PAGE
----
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Homework Help: A question about minimal polynomials

  1. Oct 12, 2012 #1
    Let [itex]A \in M_n(F)[/itex] and [itex]v \in F^n[/itex].

    Also...[itex][g \in F[x] : g(A)(v)=0] = Ann_A (v)[/itex] is an ideal in F[x], called the annihilator of v with respect to A. We know that [itex]g \in Ann_A(v)[/itex] if and only if f|g in F[x]. Let [itex]V = Span(v, Av, A^2v, ... , A^{k-1}v).[/itex]. V is the smallest A-invariant subspace containing v. We denote the fact by writing V=F[x]v. This corresponds to the F[x]-module structure on [itex]F^n[/itex] induced by multiplication by A. We also know that [itex]v, Av, A^2v, ... , A^{k-1}v[/itex] is a basis, B, of v.

    Now...

    A = [itex]\begin{bmatrix} 2 & 0 & 0 \\0 & 3 & 0 \\0 & 0 & 4 \end{bmatrix}[/itex]

    v = [itex]\begin{bmatrix} 1 \\1 \\0 \end{bmatrix}[/itex]

    This is what the professor told us:

    You need to find the matrix [itex][v | Av | ... | A^{k-1}v | A^kv][/itex] and then row reduce it to echelon form...He said that we would get a matrix of the form:

    [itex]\begin{bmatrix} I_k & X \\0 & 0\end{bmatrix}[/itex]...I couldn't really write this matrix the way I wanted to...but this is basically what he said. The first few columns and rows will give the identity matrix [itex]I_k[/itex]. Then you will have zeros below [itex]I_k[/itex]. On the right hand side of [itex]I_k[/itex], you will have a few columns (call it "X"), and zeros below it.

    He said that the minimal polynomial of T depends on the first column of X.

    So this is what I did:


    Let N = [itex][v | Av | ... | A^{k-1}v | A^kv][/itex] = [itex]\begin{bmatrix} 1 & 2 & 4 & 8 \\1 & 3 & 9 & 27 \\0 & 0 & 0 & 0 \end{bmatrix}[/itex]

    After row reducing, I got:

    [itex]\begin{bmatrix} 1 & 0 & -6 & -30 \\0 & 1 & 5 & 19 \\0 & 0 & 0 & 0 \end{bmatrix}[/itex]

    So the first 2 rows and 2 columns of this matrix is [itex]I_2[/itex], and there are zeros below it. Then we have X=[itex]\begin{bmatrix} -6 & -30 \\5 & 19 \end{bmatrix}[/itex]. According to what the professor said, the first column of X determins the minimal polynomial of T. So the minimal polynomial is 6 + 5x + x^2, right?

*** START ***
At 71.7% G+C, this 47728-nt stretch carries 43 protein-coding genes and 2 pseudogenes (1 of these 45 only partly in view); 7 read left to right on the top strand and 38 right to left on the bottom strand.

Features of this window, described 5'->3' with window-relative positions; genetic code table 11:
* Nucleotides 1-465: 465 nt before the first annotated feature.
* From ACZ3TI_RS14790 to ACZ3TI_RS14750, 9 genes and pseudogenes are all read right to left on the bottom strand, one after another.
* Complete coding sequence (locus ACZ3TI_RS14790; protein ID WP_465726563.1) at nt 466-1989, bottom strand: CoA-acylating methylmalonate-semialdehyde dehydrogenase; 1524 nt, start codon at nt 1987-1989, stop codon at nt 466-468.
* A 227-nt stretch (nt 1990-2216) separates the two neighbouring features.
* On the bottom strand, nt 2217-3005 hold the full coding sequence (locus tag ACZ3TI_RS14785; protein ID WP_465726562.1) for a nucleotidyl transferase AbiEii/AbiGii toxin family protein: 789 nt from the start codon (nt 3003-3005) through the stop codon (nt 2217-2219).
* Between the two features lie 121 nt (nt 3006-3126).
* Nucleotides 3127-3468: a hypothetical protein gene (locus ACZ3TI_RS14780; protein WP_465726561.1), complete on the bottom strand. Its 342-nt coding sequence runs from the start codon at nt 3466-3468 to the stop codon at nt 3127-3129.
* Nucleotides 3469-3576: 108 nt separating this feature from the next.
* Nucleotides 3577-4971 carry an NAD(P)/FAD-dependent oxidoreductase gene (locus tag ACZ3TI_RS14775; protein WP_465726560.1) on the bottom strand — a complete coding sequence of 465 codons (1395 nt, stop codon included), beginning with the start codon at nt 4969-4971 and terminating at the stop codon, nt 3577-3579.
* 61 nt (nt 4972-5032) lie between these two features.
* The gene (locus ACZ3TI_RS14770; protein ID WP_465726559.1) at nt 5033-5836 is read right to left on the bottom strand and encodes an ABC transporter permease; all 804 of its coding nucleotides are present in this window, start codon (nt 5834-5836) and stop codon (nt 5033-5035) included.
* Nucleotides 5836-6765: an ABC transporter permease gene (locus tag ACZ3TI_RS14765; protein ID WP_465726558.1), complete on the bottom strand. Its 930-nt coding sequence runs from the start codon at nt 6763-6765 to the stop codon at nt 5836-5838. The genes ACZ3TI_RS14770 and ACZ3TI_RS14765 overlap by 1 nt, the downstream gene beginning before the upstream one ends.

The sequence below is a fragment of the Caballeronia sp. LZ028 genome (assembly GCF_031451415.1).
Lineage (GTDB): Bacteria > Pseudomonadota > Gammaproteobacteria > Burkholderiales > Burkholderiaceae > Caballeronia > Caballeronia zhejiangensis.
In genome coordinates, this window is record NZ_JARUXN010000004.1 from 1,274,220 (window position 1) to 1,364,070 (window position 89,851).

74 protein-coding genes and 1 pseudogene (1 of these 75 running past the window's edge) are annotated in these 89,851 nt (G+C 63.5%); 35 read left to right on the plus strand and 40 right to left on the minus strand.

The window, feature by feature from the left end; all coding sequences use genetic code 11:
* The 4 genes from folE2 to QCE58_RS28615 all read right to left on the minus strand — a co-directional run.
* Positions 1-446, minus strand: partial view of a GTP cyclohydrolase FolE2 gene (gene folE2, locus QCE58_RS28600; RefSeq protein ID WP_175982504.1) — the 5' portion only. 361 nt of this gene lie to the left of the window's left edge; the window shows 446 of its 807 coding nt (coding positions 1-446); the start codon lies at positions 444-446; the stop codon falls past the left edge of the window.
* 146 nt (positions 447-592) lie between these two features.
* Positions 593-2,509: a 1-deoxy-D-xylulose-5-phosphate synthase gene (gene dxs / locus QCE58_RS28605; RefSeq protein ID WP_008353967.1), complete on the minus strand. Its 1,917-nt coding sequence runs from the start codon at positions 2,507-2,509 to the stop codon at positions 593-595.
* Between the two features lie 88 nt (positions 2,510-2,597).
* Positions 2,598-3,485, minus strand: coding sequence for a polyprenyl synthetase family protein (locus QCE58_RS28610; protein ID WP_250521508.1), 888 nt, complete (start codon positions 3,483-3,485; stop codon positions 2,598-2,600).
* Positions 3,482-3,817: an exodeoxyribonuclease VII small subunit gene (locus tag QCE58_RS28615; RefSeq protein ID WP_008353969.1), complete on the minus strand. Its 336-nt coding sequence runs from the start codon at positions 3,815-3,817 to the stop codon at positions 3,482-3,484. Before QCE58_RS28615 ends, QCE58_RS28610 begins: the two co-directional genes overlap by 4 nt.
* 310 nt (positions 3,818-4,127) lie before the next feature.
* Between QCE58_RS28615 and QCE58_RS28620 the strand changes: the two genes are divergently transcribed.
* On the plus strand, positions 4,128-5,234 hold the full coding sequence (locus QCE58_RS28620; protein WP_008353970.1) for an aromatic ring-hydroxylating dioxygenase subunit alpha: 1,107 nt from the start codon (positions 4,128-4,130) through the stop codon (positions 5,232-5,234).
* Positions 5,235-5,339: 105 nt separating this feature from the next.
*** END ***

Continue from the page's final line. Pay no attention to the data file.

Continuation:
So, what is T?

    The definition that he gave for T is "[itex]T: V \rightarrow V[/itex] be induced by multiplication by A: T(w) = Aw for [itex]w \in V[/itex].

    In this case the basis is the first two columns of N. So, basically, they are v and Av. Since T is induced by multiplication by A...T has the columns A(v) and A(Av)=A^2v

    so...

    ...we have T = [itex][Av | A^2v][/itex] = [itex]\begin{bmatrix} 2 & 4 \\3 & 19 \end{bmatrix}[/itex]

    But this matrix does not satisfy the minimal polynomial. Can anybody please help me with this? Did I do something wrong?

    Thanks in advance
     
  2. jcsd
  3. Oct 12, 2012 #2

    Ray Vickson

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    I don't know what you are doing, but I understand you want to find the monic polynomial p of least degree such that p(A) annihilates v, so you want to find the ci that give you
    [tex] c_0v + c_1 Av + c_2 A^2v + c_3 A^3 v = 0 [/tex]
    or
    [tex]
    c_0 + 2c_1 + 4c_2 + 8c_3 = 0\\
    c_0 + 3c_1 + 9c_2 + 27c_3 = 0.[/tex]
    Row reduction gives us a solution of some c in terms of the others:
    [tex]c_0 = 6c_2 + 30c_3, \; c_1 = -5c_2 -19c_3.[/tex]
    So, if we put c_3 = 0 and c_2 = 1 we get c_0 = 6 and c_1 = -5, hence the minimial polynomial of v is p(x) = x^2 - 5x + 6.

    RGV
     
  4. Oct 12, 2012 #3
    Thanks a lot for answering
    Actually, that's the same thing that I got...I accidentally wrote x^2 + 5x +6 instead of x^2 - 5x + 6. But the problem that I'm having is that...when I substitute T for x, I do not get zero...why?
     
  5. Oct 12, 2012 #4

    Ray Vickson

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    I suspect that T and A are two ways of talking about the same thing: T is a transformation and A is its matrix representation with respect to a particular basis.

    So, you are saying that you do not get A^2 - 5A + 6I = 0. Well, that just means that p(A) does not annihilate the whole vector space. That's OK: it DOES annihilate the two-dimensional subspace span{v, Av, A^2v} = span{v,Av} for the particular v you started with. To annihilate the whole space, you would need to find the minimal polynomial q for another starting vector w (so that q(A)w = 0) and then (maybe) take the least common multiple of the polynomials p(x) and q(x), or something similar.

    RGV
     
    Last edited: Oct 12, 2012
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